The short story,¨The Lottery,¨ by shirley Jackson shows the theme of duality of human nature. One character who showed duality was Tessie because when the lottery first started she was going along with everything but when her family got called she changed her whole dynamic. She is now saying that the lottery is not fair since her husband was the one who pulled the paper with the dot on it, but if it was someone else she wouldn't be saying that. She was only speaking up about it not being fair because her life depended on it. Although she was a good example of duality, all of the woman showed duality of human nature.
Other villages have already stop the lottery. But not this one. Things that we can take away for the story is tradition. The people continue the lottery because it’s a ritual and maybe it leads to growing of better crops. Obviously Tessie Hutchinson is more likely to stone other people is somebody else would’ve gotten the black dot paper but now she argues that the lottery is unfair because she got the paper with the black dots.
In the short story, “The Lottery” by Shirley Jackson, the character Mrs. Hutchinson was distinctive from the start. As the story unfolds, Tess Hutchinson or preferably Mrs. Hutchinson arrives at the lottery late but was eager to reach the scene. Ironically, the town took her tardiness lightly although it is against the traditions of the lottery to be late. Beyond the point that she refuses to adhere to the rules Mrs. Hutchinson seem quite ecstatic to join the lottery. As the other women waited for their husbands to draw, Tess urges her husband “Get up there, Bill.” Regrettably, there seems to be a drawback attitude emitting from Mrs. Hutchinson once she discovers she had the winning lottery ticket.
In "The Lottery", nobody in the village possesses the skills required to lead each other, and thus relies on a luck based "lottery" to decide who shall be killed. However, in "Desiree's Baby", Armand is able to use his intellect and opinions to reach a conclusion that will benefit himself, which was to exile Desiree to prevent her from soiling his family reputation and therefore his entire life. Nonetheless, while themes of survival are heavily displayed in both of the stories, themes of tradition are equally expressed as well. In both "Desiree's Baby" and "The Lottery", the message of how society is unable to willingly change their traditions and beliefs is conveyed through the multiple underlying elements of story. While each story possesses a few similarities, the contrasting story elements each author uses creates significant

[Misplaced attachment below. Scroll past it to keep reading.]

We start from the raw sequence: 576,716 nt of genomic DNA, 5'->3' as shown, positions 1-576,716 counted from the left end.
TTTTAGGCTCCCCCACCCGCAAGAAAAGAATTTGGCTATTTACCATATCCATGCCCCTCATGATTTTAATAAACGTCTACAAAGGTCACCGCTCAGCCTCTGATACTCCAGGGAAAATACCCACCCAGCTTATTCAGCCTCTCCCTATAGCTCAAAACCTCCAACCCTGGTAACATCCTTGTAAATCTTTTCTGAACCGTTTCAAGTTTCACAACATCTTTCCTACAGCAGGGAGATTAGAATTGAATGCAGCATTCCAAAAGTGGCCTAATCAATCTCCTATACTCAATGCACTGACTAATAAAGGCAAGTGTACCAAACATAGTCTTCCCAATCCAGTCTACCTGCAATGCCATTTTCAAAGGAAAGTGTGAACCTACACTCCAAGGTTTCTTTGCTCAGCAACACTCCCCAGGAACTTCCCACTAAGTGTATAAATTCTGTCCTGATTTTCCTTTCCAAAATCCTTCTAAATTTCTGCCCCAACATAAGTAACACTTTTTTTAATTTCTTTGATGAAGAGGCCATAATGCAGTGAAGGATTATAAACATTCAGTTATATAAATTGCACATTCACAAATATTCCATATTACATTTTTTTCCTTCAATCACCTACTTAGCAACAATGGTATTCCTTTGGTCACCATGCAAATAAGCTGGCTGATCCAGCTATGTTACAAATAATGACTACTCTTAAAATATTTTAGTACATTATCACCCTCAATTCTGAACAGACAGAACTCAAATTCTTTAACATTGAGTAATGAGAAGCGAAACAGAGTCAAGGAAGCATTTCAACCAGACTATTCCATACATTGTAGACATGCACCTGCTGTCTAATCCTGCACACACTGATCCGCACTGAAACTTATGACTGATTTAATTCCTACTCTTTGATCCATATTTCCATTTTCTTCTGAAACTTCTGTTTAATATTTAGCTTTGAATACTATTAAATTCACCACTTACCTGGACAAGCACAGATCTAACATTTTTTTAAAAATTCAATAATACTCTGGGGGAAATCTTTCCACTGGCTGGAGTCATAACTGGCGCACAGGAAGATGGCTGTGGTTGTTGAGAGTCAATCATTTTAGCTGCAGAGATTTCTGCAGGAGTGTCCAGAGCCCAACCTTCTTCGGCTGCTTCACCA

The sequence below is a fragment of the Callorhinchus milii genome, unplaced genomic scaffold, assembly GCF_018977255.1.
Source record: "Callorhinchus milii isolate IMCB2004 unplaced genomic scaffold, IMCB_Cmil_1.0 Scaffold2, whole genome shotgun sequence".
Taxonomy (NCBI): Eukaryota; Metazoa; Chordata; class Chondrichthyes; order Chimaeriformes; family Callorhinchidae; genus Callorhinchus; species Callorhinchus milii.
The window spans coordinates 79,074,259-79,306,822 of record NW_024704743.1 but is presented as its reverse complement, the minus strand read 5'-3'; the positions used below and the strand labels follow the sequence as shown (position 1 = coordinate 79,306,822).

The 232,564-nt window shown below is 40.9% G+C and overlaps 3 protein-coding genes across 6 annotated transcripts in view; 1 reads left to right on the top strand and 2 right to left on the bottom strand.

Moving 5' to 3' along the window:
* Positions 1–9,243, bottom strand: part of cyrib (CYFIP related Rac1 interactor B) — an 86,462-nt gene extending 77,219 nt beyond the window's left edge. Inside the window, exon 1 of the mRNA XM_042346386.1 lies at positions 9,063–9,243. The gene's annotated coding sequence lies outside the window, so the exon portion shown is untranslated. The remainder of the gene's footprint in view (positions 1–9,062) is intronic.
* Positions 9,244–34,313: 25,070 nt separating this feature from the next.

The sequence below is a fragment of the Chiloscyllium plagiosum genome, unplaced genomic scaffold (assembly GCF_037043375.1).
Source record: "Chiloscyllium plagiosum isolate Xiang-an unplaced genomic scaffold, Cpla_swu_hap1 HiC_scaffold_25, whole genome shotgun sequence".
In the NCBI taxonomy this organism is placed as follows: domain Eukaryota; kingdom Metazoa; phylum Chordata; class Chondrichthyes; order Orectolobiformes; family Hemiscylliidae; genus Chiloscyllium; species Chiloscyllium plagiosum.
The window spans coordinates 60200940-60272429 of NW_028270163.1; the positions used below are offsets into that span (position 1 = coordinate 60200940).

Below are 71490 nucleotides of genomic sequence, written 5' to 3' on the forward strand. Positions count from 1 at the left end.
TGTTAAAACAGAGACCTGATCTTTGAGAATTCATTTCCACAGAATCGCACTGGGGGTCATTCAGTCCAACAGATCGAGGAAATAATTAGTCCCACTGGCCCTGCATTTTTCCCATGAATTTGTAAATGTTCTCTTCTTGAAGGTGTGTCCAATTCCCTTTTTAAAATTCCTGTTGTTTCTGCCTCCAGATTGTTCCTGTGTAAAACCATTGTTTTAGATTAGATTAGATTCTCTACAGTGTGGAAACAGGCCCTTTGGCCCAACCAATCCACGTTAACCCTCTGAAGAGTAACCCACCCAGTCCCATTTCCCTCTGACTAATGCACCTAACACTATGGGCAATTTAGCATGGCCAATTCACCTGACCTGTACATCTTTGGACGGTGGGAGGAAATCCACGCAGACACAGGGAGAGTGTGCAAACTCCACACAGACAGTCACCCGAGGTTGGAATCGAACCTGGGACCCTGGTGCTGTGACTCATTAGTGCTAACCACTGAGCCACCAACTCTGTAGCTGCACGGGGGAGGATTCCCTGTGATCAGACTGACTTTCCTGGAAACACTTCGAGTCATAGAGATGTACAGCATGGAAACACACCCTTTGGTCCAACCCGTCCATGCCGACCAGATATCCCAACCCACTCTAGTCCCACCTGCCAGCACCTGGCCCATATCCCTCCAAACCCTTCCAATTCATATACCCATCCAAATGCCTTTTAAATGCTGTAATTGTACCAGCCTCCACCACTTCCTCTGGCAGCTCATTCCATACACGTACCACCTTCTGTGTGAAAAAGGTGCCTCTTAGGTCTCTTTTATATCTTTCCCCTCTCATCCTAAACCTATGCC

The tragic flaw that causes the hero’s fall is also a custom to the story of the tragic hero, this is known traditionally as a harmantia. Eddie Carbone’s harmantia lies in his denial to accept his incestuous attraction for his niece Catherine. Due to a suppression of his unnatural desire, Carbone now feels that he is justifiable in his struggle against Rodolpho. It may even be possible that Eddie has managed to convince himself that his objections to his niece’s marriage is purely innocent and is just out of worry, however “it becomes clear to everyone but Eddie that his own motives have more to do with lust than with law and order” (Charles McNulty). If Eddie was able to acknowledge unreasonable desires it is possible that he could have